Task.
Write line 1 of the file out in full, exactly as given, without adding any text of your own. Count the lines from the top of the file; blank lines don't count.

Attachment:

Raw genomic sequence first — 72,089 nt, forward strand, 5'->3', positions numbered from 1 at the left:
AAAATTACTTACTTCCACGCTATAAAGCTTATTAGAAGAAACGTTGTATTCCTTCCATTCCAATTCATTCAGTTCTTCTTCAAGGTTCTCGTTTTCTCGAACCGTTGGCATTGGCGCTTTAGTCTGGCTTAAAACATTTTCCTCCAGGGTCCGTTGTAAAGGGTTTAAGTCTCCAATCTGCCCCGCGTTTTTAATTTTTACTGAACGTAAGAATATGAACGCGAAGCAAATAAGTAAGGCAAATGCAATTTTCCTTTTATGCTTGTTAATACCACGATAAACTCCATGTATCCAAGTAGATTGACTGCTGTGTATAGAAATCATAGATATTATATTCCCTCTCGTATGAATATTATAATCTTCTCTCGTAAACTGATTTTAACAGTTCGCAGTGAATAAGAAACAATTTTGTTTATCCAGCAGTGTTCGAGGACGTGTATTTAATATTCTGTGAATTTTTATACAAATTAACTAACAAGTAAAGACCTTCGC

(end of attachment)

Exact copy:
Raw genomic sequence first — 72,089 nt, forward strand, 5'->3', positions numbered from 1 at the left: